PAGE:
The F10’s enhanced asymmetry give it one of the most immediately recognizable silhouettes in the industry, but tose lines aren’t just avant garde artistry; they’re inspired by the Dogma F10’s Bolide TT DNA, which surfaces both in its sinuous lines and in myriad, cumulative gains in aerodynamics. These gains start where drag starts: at the front dropout. While designing the Bolide TT, Pinarello’s wind tunnel tests indicated that the introduction of a quick-release lever causes a disproportionate gain in drag. This is addressed through the addition of a “fork flap,” which is a somewhat inelegant term for the extra fin of material Pinarello tucks behind the 404 NSW’s quick-release lever.


The bike’s finishing details include internal routing, a clean fork/head tube transition, and an integrated seatpost clamp—all of which conspire to preserve the frames aesthetic and aerodynamic lines. The wishbone seatstat gives a final nod to drag reduction by concealing the rear Red Aero Link brake caliper from the wind. We’ve built the bike with 25mm tires and recommend sticking with that size throughout the frame’s life. They’ve effectively replaced 23s as the new racing standard due to the increased cornering traction and decreased rolling resistance inherent in tires with greater air volume.


  • Our in-house build of Pinarello’s latest flagship frameset
  • Stiffer and lighter than the Tour-winning Dogma F8
  • All-purpose race geometry proven in sprints and high mountains
  • Equal parts aerodynamics, urgent handling, and stiff efficiency
  • Italian frame expertise and top-tier Japanese carbon fiber
  • Internal routing for mechanical and electronic drivetrains
  • SRAM’s revolutionary electronic drivetrain eliminates wires
  • Zipp 404 NSW wheels update the brand’s winning aero formula


2017 Pinarello Dogma F10 SRAM Red eTap Complete Road Bike


Toray T1100 1K Dream Carbon Fiber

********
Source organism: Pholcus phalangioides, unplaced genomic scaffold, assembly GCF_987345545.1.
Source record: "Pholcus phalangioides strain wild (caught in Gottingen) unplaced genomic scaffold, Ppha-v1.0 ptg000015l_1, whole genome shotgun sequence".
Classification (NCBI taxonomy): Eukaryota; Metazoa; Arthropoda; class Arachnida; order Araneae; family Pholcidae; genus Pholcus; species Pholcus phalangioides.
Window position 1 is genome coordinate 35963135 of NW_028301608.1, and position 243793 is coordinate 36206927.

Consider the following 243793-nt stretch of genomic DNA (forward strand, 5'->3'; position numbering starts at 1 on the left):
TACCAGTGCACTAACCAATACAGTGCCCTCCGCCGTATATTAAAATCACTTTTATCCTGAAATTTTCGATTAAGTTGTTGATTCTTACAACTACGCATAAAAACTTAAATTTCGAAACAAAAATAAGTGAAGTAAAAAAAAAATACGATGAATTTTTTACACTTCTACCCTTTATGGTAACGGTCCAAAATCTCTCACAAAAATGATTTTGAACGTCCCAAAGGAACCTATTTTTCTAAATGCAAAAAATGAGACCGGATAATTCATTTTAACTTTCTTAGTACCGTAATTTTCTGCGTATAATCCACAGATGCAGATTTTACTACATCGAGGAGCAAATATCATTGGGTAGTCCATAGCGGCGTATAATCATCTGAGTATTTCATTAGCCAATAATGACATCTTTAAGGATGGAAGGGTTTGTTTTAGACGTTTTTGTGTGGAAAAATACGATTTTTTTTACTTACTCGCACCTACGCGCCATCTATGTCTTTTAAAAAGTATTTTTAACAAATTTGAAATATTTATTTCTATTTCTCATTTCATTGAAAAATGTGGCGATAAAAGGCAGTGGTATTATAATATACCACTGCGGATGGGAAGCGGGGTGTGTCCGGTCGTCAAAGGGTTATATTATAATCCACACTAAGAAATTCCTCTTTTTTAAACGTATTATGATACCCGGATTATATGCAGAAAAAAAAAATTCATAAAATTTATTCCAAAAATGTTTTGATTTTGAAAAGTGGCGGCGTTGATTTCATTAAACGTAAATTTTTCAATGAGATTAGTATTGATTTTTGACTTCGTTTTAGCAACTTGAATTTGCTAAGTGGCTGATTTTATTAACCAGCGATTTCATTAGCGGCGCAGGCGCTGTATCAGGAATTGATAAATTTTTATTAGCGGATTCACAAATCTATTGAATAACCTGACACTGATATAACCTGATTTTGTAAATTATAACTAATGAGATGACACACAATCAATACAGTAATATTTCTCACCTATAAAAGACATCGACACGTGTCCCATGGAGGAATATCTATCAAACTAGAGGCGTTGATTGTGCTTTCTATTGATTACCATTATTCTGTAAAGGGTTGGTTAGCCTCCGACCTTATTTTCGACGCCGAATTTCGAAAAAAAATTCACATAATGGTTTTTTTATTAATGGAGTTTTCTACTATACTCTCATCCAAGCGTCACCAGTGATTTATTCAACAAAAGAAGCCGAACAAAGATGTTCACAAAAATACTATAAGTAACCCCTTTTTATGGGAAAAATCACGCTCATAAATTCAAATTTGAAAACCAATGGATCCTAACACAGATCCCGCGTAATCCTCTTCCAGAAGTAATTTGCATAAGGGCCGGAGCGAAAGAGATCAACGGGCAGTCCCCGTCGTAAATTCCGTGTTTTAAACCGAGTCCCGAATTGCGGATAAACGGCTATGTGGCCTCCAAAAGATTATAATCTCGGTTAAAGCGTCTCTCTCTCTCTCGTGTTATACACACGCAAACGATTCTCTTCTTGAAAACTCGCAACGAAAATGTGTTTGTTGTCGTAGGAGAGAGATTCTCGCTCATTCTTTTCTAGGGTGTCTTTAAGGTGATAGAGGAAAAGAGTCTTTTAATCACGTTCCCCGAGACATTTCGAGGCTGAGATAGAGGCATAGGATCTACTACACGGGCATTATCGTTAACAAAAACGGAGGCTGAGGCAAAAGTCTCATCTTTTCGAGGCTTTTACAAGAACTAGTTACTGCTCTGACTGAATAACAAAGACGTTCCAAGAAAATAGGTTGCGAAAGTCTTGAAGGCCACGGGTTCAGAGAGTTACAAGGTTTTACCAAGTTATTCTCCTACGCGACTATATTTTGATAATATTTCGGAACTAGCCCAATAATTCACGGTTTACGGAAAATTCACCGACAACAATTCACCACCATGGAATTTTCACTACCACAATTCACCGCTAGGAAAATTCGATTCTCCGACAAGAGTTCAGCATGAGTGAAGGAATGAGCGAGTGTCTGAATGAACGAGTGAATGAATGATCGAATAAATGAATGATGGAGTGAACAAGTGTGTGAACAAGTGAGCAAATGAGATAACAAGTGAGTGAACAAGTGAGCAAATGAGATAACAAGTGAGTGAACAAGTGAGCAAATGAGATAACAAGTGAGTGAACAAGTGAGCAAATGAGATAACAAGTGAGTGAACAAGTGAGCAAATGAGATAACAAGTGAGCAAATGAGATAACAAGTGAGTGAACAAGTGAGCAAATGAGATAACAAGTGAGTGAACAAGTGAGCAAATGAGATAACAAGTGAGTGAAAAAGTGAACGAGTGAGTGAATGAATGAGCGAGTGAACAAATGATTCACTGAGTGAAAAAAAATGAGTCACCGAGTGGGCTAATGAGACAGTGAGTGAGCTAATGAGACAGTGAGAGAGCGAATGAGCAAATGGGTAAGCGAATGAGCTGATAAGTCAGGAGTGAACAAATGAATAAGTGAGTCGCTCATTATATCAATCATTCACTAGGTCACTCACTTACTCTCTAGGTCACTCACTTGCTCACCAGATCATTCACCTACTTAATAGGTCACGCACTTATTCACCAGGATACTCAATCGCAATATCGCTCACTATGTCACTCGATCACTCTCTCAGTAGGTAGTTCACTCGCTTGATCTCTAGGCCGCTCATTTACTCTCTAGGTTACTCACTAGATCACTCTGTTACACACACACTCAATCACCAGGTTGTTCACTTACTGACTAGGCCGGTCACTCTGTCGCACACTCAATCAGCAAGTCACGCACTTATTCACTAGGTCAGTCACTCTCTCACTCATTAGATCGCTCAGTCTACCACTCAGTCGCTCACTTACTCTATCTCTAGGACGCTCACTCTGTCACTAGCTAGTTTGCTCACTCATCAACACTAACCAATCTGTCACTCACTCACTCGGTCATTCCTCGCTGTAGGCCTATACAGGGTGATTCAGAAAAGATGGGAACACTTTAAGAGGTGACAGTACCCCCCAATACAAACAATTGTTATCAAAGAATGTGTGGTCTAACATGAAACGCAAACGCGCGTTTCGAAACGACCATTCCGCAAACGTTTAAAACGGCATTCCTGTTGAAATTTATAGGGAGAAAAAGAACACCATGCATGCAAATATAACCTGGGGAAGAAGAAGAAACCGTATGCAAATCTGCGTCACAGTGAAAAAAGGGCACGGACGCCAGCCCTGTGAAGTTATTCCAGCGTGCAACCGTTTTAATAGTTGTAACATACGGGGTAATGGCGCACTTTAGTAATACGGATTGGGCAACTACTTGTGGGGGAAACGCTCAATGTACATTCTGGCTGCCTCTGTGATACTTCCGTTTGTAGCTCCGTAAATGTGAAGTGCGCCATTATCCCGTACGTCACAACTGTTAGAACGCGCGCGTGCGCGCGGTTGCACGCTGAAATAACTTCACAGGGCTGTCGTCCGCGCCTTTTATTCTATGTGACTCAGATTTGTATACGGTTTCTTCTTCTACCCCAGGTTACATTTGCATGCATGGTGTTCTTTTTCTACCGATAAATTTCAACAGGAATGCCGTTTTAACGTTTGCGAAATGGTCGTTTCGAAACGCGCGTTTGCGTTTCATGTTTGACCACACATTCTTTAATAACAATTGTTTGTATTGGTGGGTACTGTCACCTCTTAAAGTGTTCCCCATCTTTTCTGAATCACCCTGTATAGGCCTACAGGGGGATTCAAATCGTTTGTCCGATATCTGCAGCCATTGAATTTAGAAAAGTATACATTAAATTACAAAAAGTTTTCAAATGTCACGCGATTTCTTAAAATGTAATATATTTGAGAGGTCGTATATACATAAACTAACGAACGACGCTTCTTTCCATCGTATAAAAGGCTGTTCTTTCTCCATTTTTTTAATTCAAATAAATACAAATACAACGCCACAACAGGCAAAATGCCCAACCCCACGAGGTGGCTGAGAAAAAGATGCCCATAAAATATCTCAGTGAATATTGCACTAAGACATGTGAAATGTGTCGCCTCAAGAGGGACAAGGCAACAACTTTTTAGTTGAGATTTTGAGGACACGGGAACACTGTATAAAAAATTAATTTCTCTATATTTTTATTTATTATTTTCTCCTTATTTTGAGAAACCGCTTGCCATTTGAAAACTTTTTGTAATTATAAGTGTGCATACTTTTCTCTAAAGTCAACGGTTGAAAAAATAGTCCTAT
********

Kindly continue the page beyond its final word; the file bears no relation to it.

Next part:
Fork Material:

Toray T1100 1K Dream Carbon Fiber


1-1/8 – 1-1/2 in


SRAM Red eTap

Front Derailleur:

SRAM Red eTap

Rear Derailleur:

SRAM Red eTap


53 / 39 t SRAM Red GXP, 52 / 36 t SRAM Red GXP, 50 / 34 t SRAM Red GXP

Bottom Bracket:

[shell] Italian threaded, [adapter] SRAM GXP Team

Crank Arm Length:

170 mm, 172.5 mm, 175 mm


11 – 25 t SRAM XG-1190




SRAM Red Aero Link

Brake Type:



Zipp SL-70 Aero Carbon

Handlebar Width:

[42cm, 44cm, 46.5cm] 38 cm, [50cm, 51.5cm] 40 cm, [sizes 53cm, 54cm] 42 cm, [sizes 55cm, 56cm, 57.5cm, 59.5cm, 62cm] 44 cm

Bar Tape:

Arundel cork


Zipp SL Sprint Carbon


Fizik Aliante R7


Dogma Aero

Seat Collar:

TwinForce (integrated)


Zipp 404 NSW Carbon Clincher


Zipp Cognition


9mm quick-release


Vittoria Corsa G Plus

Tire Size:

700 c x 25 mm


not included

Claimed Weight:

[53cm, raw] 820 g

Recommended Use:


Manufacturer Warranty:

2 years on frame



Dogma F10
  Seat Tube


Effective Top Tube






Head Tube


Head Tube Angle


Seat Tube Angle


Bottom Bracket Drop




42cm 41.5cm 49.8cm 49.3cm 35.1cm 10.5cm 69.15o 74.4o 6.7cm 40.6cm
44cm 43.5cm 50.3cm 50.1cm 35.7cm 11cm 70o 74.4o 6.7cm 40.6cm
46.5cm 45.5cm 51.5cm 51.2cm 37.3cm 11.5cm 70.5o 74.4o 7.2cm 40.6cm
50cm 48cm 52.5cm 52cm 37.4cm 12cm 71.4o 74o 7.2cm 40.6cm
51.5cm 49.5cm 53.5cm 52.7cm 38cm 12.5cm 72o 73.7o 7.2cm 40.6cm
53cm 51cm 54.5cm 54.2cn 38.6cm 13.9cm 72.5o 73.7o 7.2cm 40.6cm
54cm 52cm 55cm 55cm 38.6cm 14.7cm 72.8o 73.4o 7.2cm 40.6cm
55cm 53cm 55.7cm 56.1cm 38.9cm 15.8cm 72.8o 73.4o 7.2cm 40.8cm
56cm 54cm 56.5cm 56.9cm 39.1cm 16.5cm 73.2o 73o 7.2cm 40.8cm
57.5cm 55.5cm 57.5cm 58.4cm 39.7cm 17.9cm 73.7o 73o 7.2cm 40.8cm
59.5cm 57.5cm 58.7cm 61.2cm 39.4cm 21.5cm 73.4o 72.4o 6.7cm 40.8cm
62cm 61.5cm 62cm 65.1cm 41cm 25.5cm 73.4o 72o 6.7cm 41.1cm


There are no reviews yet.

Be the first to review “2017 Pinarello Dogma F10 SRAM Red eTap Complete Road Bike”

Your email address will not be published. Required fields are marked *

Secondary Navigation

has been added to your cart

View Cart